• Development of a verification or security procedure before releasing packages to the recipient.
  • Set a threshold for personal packages that can be delivered to the office. In this way, you can reduce the number of personal packages at your office.
  • If you have set a limit for the number of personal packages, you need to decide how to flag an employee for over-shipping.
  • How will employees verify their identity in companies where front desk staff might not know all the employees personally?
  • What kind of notification system will be used to notify employees about their personal or business packages?
  • Who will monitor the enforcement of your office's mail and delivery policy?
  • What will be the consequences of policy violations?

Define Risk & Privacy Expectations

Most offices do not want to be held responsible for any possible damage to the delivered packages. Also, they do not want their front desk staff to spend time finding lost packages for the employees.

Therefore, you need to clarify in your mail and delivery policy that the office is not responsible for employees' mail or packages. Employers should give their staff a clear indication of "no privacy" for the packages sent to the workplace. The law also supports the employer's right to open the package sent to offices if it's not marked as "Personal or Confidential."

So, when you create your official mail and delivery policy, make sure to include mail privacy expectations in it.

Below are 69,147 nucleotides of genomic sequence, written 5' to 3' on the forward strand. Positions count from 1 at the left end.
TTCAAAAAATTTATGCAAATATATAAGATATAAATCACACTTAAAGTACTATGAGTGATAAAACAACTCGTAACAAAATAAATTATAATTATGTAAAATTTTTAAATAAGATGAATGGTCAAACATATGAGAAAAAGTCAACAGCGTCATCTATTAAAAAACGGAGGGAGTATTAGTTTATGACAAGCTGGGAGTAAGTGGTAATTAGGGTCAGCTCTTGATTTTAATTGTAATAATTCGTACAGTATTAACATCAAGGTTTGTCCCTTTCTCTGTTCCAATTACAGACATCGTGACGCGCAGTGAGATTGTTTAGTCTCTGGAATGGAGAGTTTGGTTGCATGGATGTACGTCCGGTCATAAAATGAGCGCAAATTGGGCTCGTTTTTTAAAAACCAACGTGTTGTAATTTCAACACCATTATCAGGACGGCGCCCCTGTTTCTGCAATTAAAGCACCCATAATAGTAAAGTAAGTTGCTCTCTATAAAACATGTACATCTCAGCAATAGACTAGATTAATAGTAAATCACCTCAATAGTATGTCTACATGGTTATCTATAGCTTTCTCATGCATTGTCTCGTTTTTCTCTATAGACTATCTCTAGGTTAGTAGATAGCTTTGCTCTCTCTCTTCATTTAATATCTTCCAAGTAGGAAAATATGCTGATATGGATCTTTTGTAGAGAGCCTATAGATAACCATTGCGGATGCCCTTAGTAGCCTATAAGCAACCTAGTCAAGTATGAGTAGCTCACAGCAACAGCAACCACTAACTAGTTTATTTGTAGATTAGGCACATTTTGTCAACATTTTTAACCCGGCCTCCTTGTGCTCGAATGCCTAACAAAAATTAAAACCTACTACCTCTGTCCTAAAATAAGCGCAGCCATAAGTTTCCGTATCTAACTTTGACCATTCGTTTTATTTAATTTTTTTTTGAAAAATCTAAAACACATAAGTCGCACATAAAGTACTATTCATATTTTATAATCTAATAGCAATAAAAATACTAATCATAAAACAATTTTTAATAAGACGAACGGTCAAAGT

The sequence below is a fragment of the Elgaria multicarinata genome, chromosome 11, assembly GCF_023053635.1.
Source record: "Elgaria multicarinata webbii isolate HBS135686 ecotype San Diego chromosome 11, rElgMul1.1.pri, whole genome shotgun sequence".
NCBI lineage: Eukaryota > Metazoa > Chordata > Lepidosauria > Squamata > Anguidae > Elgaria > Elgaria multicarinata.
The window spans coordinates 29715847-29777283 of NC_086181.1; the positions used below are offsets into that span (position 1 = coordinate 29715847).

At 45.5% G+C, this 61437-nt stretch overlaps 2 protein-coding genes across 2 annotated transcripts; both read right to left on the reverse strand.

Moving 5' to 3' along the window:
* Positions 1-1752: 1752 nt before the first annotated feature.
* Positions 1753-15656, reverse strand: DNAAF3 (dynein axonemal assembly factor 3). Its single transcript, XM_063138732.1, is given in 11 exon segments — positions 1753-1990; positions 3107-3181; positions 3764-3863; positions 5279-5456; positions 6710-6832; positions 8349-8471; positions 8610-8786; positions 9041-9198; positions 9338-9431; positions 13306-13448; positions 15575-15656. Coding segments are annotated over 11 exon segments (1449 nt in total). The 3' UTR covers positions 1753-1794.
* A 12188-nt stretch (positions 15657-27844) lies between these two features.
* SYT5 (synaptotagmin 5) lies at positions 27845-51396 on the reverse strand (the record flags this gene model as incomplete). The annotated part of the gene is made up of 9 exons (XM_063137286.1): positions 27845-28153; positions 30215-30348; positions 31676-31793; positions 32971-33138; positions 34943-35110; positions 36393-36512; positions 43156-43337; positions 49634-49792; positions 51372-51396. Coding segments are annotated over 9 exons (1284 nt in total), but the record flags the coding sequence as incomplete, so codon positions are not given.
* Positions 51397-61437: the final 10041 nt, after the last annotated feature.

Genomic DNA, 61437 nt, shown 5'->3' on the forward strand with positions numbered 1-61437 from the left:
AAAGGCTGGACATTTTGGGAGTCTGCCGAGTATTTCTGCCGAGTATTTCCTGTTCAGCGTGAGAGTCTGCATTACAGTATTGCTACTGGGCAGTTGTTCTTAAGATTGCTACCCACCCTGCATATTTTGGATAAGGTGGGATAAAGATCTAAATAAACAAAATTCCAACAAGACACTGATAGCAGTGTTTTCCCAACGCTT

Training & Communication for Package Handling

There should be a dedicated section in your policy to specify how mailroom managers or administrators should handle mail and packages. You should clearly define the package management process that includes notifying recipients about their packages.
Smarter companies are now using automated package management systems like PackageX Receive to streamline their logistics operations. Apart from mail sorting, you should also train your staff to recognize suspicious packages.

How to identify suspicious packages?

As per the Department of Homeland Security, the following packages should be considered suspicious:

  • Bulky, uneven, and rigid packages
  • Package with misspelled or badly written labels
  • A package with no postage or excessive postage
  • Leaks, stains, powders, and materials protruding from the package.

If your office receives a suspicious package, your staff should know what to do. There should be an emergency response plan that instructs the staff on how to handle the situation and who to notify. The administrator must verify the harmlessness of a package by checking the return address.

Optimize Package Management with Software

Regardless of your mail and delivery policy, you should have an automated package management system at your office. It lessens the burden of your front desk staff and streamlines the process. Products like Receive, Dispatch, and Track enable you to digitize your package receiving, shipping, and tracking operations with better accuracy and more security. You can notify the recipients about their packages through text and email notifications along with easy scanning, matching, and logging through the powerful OCR technology of the PackageX platform.

Conclusion

Mail and delivery policy in offices is created to establish expectations of employees regarding personal and business packages being shipped to offices. It should provide clear guidelines to ensure fair practices and legal compliance. Corporate offices or flexible workspaces should have a clear mail and delivery policy to summarize employees' responsibilities regarding package handling. Some important considerations that should be kept in mind while developing the policy are listed above. However, you should keep reviewing and updating your policies according to your company's needs.